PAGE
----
Glamourous Rags

Bed Of Bones

She had no speech. She tossed her head or pointed or sighed. Some of the others were slow to understand; others faster. She knew which ones to trust, to share food with, to groom, to have sex with; she knew their faces and their signs. Names did not exist.

None of them understood what came in the night, the dead things, and she had no way of telling them. She knew, because she had seen, and, having seen, lived and fought..

Could they really not hear the screams in the night, or did they simply not understand what they meant? Did they not even notice who was not by the stream to drink in the morning, or who came in the night, having stayed away for days? Death was all around them - hyenas came and ate children; males brought back carrion that killed those who ate it; people grew grey and feeble and walked out into the rocky places.

Finding your bed mate drained beside you, two small holes in their neck - did they not notice that this was something different. She tried to point to the holes, to make the ones who woke with a corpse in their arms understand - but they were slow and did not pay her attention and drove her away with stones.

She danced sharp-eyed death in the night at them from a distance, and they turned their backs on her; she dragged them to the white dead and tried to make them stay until night and they pulled away from her, with shrugs or blows.

She slept alone - some of the males and most of the females had tried to share her bed, but she needed the day for sleeping and did not feel easy with those who had stoned her. One younger female came by so often that she let her stay and hold her, tried to take her out into the night to watch with her, but when she saw what dead things came, she ran screaming into the night, and was stupid, and soft, and died.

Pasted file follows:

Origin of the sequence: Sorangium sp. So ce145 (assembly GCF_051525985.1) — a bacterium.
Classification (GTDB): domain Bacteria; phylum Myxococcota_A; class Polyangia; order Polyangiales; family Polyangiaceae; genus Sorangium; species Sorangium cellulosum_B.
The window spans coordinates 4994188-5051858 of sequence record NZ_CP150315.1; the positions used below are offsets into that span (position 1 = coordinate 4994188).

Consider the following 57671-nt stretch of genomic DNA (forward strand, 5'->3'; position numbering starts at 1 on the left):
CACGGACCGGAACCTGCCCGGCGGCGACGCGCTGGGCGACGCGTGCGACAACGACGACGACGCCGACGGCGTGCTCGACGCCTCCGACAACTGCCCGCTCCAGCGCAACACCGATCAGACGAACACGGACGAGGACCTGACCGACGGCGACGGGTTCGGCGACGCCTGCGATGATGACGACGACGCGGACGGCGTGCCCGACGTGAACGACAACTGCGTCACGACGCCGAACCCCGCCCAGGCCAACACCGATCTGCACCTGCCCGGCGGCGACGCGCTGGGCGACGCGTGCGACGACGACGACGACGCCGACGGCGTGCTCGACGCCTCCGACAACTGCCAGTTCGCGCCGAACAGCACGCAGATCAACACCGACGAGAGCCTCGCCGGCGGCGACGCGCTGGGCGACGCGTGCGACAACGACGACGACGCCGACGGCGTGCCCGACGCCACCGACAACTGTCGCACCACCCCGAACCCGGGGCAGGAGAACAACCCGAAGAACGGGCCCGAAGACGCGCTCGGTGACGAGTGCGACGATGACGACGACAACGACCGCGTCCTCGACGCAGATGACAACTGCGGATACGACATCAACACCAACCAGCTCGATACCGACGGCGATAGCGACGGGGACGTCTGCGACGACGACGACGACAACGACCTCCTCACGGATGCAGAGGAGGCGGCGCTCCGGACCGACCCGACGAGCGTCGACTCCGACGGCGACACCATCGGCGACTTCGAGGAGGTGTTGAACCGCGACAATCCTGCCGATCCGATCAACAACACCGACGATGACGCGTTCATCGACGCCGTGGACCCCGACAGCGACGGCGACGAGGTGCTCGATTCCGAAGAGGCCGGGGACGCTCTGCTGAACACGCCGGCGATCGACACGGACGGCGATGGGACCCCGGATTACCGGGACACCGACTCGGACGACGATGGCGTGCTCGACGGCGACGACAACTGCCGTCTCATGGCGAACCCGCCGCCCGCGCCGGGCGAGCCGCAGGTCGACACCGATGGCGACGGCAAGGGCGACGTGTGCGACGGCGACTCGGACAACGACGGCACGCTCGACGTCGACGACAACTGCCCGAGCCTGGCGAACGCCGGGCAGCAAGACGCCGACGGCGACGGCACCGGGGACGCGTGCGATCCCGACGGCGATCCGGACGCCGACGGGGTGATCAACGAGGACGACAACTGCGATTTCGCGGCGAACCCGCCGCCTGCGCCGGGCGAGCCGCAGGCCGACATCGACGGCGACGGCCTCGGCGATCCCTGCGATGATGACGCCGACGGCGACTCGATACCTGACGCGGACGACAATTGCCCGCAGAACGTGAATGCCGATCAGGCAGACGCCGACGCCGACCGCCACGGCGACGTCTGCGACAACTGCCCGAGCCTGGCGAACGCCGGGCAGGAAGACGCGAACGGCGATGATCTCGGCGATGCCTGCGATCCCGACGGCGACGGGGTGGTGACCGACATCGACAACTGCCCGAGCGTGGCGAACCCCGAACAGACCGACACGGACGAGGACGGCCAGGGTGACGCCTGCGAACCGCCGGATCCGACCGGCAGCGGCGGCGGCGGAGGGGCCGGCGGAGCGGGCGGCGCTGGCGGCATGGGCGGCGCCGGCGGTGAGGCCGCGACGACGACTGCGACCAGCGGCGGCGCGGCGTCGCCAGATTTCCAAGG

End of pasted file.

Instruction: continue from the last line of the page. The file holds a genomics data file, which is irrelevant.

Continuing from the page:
It was with a tear in her eye that she found the girl the next night, when she walked, and did what had to be done.

After that, she matted mud in her hair and daubed clay on her face, and crouched as much as she stood, and made loud screaming noises when others came near. They no longer threw stones at her, and avoided her as if they no longer had a clear idea of what she was. She needed to be alone to do what had to be done. She was the One, unlike others.

When she first saw the dead things rise and walk, she found a piece of wood, and chipped at it with a flint edge, and, when one came for her wearing the face of her dead mother, she thrust at it more to fend it off than with any hope of stopping it. She had watched the males hunt, once, and seen what they did with their flint spears to a gazelle as it ran from them, and she knew that the heart must be important because it tasted so sweet and chewed for so long. When what was not her mother dried up and blew away like the sand, she knew that this was the thing she must do, must do every night until they went away.